Questions? Check out answers to some Frequently Asked Questions (FAQ) below.

Didn't find what you're looking for? Drop in to an office hour - dates and times are listed on the Team News page

 

Proposals are due October 28, 2022 and need to be submitted to nebp [at] sympa.montana.edu. 

Yes, each indivudual team must choose between the two tracks. The equipment and supplies each team will receive is substantial as is the learning required. Information about each track is in the menu on the left. 

Yes, every selected team must participate in the project from January 2023 through at least May 2024. The annular eclipse on October 14, 2023 is an important data collection opportunity for the Atmospheric Science teams and it is a vital dry run for the Engineering teams. Engineering teams will also be collecting important atmospheric science data during the annular eclipse.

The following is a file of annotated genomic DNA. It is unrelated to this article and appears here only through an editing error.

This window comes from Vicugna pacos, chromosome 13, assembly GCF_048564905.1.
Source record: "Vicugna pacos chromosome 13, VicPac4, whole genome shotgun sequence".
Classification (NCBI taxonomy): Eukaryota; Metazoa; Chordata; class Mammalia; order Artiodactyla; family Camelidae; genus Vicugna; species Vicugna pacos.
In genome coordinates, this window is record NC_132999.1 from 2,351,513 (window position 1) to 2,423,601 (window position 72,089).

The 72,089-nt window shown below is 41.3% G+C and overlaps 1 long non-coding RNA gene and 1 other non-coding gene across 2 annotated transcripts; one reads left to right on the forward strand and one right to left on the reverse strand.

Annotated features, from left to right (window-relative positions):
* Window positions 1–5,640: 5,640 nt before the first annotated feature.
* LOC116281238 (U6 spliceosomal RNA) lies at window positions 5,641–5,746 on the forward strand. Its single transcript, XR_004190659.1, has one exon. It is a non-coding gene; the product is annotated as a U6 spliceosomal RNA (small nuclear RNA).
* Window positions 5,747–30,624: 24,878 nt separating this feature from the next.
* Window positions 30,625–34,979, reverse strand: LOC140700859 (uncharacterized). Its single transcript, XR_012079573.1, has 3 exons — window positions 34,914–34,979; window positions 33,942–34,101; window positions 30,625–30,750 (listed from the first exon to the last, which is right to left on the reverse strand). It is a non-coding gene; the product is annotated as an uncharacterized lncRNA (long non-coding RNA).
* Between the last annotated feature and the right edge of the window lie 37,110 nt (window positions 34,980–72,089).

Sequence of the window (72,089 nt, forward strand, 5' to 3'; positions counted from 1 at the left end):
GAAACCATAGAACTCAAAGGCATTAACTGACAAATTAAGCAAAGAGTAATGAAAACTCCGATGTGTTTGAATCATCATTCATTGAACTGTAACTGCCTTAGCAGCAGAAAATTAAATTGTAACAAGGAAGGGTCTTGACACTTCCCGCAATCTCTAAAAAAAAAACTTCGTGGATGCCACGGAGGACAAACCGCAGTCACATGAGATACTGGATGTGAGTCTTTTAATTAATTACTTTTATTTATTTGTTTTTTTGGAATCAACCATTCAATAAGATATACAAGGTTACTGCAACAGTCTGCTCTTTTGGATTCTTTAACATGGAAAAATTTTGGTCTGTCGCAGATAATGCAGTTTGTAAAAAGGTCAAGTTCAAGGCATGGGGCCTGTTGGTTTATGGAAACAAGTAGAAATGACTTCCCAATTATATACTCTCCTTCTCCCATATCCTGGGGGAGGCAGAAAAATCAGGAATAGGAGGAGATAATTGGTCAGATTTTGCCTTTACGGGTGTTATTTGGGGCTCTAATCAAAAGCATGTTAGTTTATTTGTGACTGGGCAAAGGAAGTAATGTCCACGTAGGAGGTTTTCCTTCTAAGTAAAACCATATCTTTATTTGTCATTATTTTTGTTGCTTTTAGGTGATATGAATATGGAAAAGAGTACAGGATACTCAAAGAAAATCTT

Each team must provide:

  1. A team leader who holds a position at the team’s leading institution,
  2. Student support (funding, credits, and/or recognition),
  3. Funding for travel to field locations during both the 2023 and 2024 eclipse campaigns, and
  4. Funding for purchase of helium

We're working to provide resources on our DEIA page

We recommend:

Please join our email distribution list. Once we get moving with the project in January 2023, teams will be in contact continually with their pod.

We recommend no fewer than 6 and probably not more than 15 unless the team has a lot of travel support and has additional roles beyond those listed on our suggested student roles page